In the introduction to his book Teach Your Own, John Holt lays out 7 rules which he suggests are fairly obvious to anyone who's good at sharing their knowledge with others:
(1) to help people learn something, you must first understand what they already know
(2) showing people how to do something is better than telling them, and letting them do it themselves is best of all
(3) you mustn't tell or show too much at once, since people digest new ideas slowly and must feel secure with new skills or knowledge before they are ready for more
(4) you must give people as much time as they want and need to absorb what you have shown or told them
(5) instead of testing their understanding with questions you must let them show how much or little they understand by the questions they ask you
(6) you must not get impatient or angry when people don't understand
(7) scaring people only blocks learning
I think these are excellent guidelines, and thought I'd comment on how they've worked for us as homeschoolers.
Regarding #2, letting them do it themselves is best of all, let me say that this is harder than it sounds. Take early math, stuff like 5 + 7 or 6 x 9: I had my own rules and mnemonics for problems like these. If you want to add 7 + 5 you first add 7 + 3 (easy, that's 10) and then you stick on the remaining 2 to make 12. When your kid can't quite remember that one, you really want to tell them how you do it, and sure, that might be useful. But your kid might be destined to think of 7 + 5 as the same as 6 + 6 (therefore 12) because 7 is one more and 5 is one less (my daughter's method). Or they might be destined to figure it as 5 + 5 = 10 and then stick on the extra 2 (my mom's method). Whichever method they discover, they'll remember it because they figured it out. It will be the path of least resistance for their particular cluster of neurons in which addition facts are stored. And so, their own method will be the best method for them and it's probably best if you just keep your mouth shut. But this is incredibly hard to do, especially when feeling under pressure because "we must be behind in math," something I have periodically decided all throughout my kids' homeschooling years.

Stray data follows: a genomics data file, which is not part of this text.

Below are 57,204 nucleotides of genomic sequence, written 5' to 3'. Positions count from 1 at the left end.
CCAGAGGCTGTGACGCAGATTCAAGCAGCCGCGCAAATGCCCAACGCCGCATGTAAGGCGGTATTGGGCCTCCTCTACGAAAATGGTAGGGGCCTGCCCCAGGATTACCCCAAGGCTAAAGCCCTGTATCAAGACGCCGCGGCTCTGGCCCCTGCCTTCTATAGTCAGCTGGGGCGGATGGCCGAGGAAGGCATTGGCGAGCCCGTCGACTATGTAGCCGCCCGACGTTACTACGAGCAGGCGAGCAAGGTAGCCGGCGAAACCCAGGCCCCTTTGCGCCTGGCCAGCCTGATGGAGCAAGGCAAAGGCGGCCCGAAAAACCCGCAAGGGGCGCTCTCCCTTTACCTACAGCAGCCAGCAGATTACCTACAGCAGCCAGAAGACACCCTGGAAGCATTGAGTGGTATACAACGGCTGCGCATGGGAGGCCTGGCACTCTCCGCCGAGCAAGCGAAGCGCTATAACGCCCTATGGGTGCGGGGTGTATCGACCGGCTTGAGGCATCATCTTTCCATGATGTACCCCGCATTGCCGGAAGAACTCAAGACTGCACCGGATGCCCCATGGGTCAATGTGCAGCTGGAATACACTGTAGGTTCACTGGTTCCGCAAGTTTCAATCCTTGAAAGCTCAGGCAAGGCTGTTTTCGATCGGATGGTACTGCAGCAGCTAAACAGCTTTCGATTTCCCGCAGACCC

#6, you must not get impatient, is also harder than it sounds because often the only way to avoid impatience is to abandon the topic altogether for a while (say half a year or a year). When my daughter could sound out "cat" letter by letter, and yet would not string them together to say "cat" as one syllable, that was a very frustrating time (and it went on for 2 years). If you can say "k...a...t" then why can't you say cat? But I didn't want to make her hate reading and I didn't want to hate homeschooling. So we just stopped doing reading altogether. I did it on faith, after talking to other homeschool moms. My daughter was 6 at the time. She taught herself to read at 7 1/2, spent several months reading only comic strips and non-fiction science books from the library, and then launched into fiction with a fervor which has made it hard to keep her in books. She's re-reading some Rick Riordan at the moment because she quickly exhausted all her Christmas books (and her brother's) and we've been sick and haven't gotten to the library.
Both #2 and #6 take faith. That's a huge part of homeschooling. When you start out and you're reading some of the homeschooling books or homeschooling-friendly books (e.g. Alfie Kohn's books), and you're feeling pretty geeked about homeschooling, that's great-- but stop and ask yourself: Do you really believe it? (You probably do, but stop and ponder it.) Do you really believe that kids learn best at their own pace? That curiosity and a desire to learn generally results in learning? That it's okay if they're not learning on the school schedule? That everyone learns differently? You'd probably say "yes," but in my experience you have to really buy it deep down in order to have the faith to follow John Holt's suggestions. I don't always have that faith, and it leads to some bad parenting / teaching moments.
A few things that I find helpful to keep in mind:
Schools usually figure that in a given hour of school, there are about 10 minutes of effective instruction. We know this because when children are too ill to attend school, districts send out a tutor to visit them at home for 1 hour out of the day (10 minutes x 6 classes).
School curricula look impressive because they're written to look impressive. It doesn't mean that a) they'll actually make it to the end of the curriculum; b) that nothing will be skipped; c) that it will look as impressive in practice as it sounds like on paper; d) that your kid will be interested or attentive; e) that your kid will retain the information even if they do get an A on the test.
I talked to a mom whose 13-year-old daughter attended public schools through last year, but has been homeschooled this year. This mom asked her daughter whether she felt she was learning as much material at home as she had been last year in school. Her daughter replied that it was hard to say, because while she was in school, "I got really good at forgetting everything on the test by a couple of days later."
And lastly: in my own experience, the things I remember best and use the most are the things I learned outside of school. There was something very different about learning it of my own volition, in my own way, at my own speed, and to meet my own real needs (or for my own enjoyment).
We've been doing this for 8 years, but I still have to work at keeping the faith sometimes. I love John Holt's rules, I just hope I can do a better job of trusting in them.